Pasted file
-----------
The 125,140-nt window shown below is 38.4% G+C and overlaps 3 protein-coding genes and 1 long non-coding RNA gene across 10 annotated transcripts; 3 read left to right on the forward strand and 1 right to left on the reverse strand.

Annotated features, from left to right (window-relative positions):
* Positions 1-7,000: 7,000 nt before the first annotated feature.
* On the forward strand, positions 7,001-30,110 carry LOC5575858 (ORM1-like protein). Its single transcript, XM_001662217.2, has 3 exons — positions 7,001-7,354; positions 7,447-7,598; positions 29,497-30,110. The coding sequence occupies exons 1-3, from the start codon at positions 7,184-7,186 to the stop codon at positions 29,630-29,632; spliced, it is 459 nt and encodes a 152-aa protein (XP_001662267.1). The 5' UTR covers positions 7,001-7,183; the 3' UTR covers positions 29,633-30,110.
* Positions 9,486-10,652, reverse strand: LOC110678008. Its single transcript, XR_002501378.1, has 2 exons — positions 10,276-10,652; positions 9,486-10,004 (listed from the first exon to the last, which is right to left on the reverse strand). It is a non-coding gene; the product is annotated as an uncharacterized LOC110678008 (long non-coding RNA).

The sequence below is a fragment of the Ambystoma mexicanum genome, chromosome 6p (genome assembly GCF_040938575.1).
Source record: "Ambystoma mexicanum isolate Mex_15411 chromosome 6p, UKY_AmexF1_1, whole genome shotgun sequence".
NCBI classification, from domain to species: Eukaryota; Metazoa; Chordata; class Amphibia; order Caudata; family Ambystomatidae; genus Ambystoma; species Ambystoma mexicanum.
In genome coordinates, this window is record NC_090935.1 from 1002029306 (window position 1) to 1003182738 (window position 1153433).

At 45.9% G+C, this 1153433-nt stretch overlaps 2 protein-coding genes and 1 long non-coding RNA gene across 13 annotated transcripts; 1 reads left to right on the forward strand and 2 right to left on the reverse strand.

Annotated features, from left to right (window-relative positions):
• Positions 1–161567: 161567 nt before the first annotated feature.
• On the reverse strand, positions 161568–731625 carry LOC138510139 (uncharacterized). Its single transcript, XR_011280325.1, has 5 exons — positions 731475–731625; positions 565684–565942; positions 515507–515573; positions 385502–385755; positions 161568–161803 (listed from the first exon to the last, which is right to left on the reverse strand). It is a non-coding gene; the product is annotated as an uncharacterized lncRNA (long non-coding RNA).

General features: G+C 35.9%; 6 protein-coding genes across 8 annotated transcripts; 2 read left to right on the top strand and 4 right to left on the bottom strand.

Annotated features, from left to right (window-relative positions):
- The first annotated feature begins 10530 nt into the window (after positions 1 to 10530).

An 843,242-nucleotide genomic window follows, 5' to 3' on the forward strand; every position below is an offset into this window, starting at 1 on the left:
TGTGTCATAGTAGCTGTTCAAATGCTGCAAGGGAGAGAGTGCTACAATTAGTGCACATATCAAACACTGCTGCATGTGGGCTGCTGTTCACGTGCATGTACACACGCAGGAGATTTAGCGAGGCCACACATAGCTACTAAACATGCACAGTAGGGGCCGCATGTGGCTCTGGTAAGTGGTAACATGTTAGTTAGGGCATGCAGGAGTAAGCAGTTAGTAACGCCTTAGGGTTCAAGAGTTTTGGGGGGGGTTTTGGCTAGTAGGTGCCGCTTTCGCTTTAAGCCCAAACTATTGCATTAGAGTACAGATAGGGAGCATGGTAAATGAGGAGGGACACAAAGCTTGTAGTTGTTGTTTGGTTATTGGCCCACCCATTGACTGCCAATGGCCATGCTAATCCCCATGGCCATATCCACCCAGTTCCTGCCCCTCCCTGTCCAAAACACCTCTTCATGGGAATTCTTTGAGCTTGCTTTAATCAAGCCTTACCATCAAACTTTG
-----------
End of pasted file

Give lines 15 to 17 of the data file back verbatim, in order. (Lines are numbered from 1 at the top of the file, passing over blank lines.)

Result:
Annotated features, from left to right (window-relative positions):
- The first annotated feature begins 10530 nt into the window (after positions 1 to 10530).

An 843,242-nucleotide genomic window follows, 5' to 3' on the forward strand; every position below is an offset into this window, starting at 1 on the left: